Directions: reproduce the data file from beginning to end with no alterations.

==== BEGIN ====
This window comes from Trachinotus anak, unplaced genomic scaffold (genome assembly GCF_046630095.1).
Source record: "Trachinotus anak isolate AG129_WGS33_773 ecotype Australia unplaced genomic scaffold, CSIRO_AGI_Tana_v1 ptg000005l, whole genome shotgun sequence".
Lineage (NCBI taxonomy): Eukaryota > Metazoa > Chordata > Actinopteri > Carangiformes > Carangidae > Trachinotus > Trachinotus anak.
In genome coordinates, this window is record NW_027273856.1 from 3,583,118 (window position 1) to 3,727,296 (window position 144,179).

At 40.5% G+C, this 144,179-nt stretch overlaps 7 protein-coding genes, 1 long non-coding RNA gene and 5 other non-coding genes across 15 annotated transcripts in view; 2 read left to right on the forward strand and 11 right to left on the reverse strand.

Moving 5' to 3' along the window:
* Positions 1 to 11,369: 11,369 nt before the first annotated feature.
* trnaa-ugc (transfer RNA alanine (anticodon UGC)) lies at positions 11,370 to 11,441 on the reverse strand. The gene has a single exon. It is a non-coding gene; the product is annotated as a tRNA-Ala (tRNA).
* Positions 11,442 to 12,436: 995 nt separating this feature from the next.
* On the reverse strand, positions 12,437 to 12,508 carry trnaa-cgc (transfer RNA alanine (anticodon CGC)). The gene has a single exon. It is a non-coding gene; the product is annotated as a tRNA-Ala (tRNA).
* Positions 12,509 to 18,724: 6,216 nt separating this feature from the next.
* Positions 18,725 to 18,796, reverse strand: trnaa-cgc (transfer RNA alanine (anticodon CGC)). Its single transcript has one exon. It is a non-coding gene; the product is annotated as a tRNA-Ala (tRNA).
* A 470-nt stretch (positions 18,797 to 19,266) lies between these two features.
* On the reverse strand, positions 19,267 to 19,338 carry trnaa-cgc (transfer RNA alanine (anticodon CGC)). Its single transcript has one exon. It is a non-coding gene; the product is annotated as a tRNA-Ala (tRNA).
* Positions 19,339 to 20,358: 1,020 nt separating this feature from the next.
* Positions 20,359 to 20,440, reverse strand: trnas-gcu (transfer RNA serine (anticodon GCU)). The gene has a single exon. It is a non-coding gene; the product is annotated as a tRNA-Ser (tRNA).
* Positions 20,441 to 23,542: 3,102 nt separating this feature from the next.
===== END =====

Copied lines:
This window comes from Trachinotus anak, unplaced genomic scaffold (genome assembly GCF_046630095.1).
Source record: "Trachinotus anak isolate AG129_WGS33_773 ecotype Australia unplaced genomic scaffold, CSIRO_AGI_Tana_v1 ptg000005l, whole genome shotgun sequence".
Lineage (NCBI taxonomy): Eukaryota > Metazoa > Chordata > Actinopteri > Carangiformes > Carangidae > Trachinotus > Trachinotus anak.
In genome coordinates, this window is record NW_027273856.1 from 3,583,118 (window position 1) to 3,727,296 (window position 144,179).

At 40.5% G+C, this 144,179-nt stretch overlaps 7 protein-coding genes, 1 long non-coding RNA gene and 5 other non-coding genes across 15 annotated transcripts in view; 2 read left to right on the forward strand and 11 right to left on the reverse strand.

Moving 5' to 3' along the window:
* Positions 1 to 11,369: 11,369 nt before the first annotated feature.
* trnaa-ugc (transfer RNA alanine (anticodon UGC)) lies at positions 11,370 to 11,441 on the reverse strand. The gene has a single exon. It is a non-coding gene; the product is annotated as a tRNA-Ala (tRNA).
* Positions 11,442 to 12,436: 995 nt separating this feature from the next.
* On the reverse strand, positions 12,437 to 12,508 carry trnaa-cgc (transfer RNA alanine (anticodon CGC)). The gene has a single exon. It is a non-coding gene; the product is annotated as a tRNA-Ala (tRNA).
* Positions 12,509 to 18,724: 6,216 nt separating this feature from the next.
* Positions 18,725 to 18,796, reverse strand: trnaa-cgc (transfer RNA alanine (anticodon CGC)). Its single transcript has one exon. It is a non-coding gene; the product is annotated as a tRNA-Ala (tRNA).
* A 470-nt stretch (positions 18,797 to 19,266) lies between these two features.
* On the reverse strand, positions 19,267 to 19,338 carry trnaa-cgc (transfer RNA alanine (anticodon CGC)). Its single transcript has one exon. It is a non-coding gene; the product is annotated as a tRNA-Ala (tRNA).
* Positions 19,339 to 20,358: 1,020 nt separating this feature from the next.
* Positions 20,359 to 20,440, reverse strand: trnas-gcu (transfer RNA serine (anticodon GCU)). The gene has a single exon. It is a non-coding gene; the product is annotated as a tRNA-Ser (tRNA).
* Positions 20,441 to 23,542: 3,102 nt separating this feature from the next.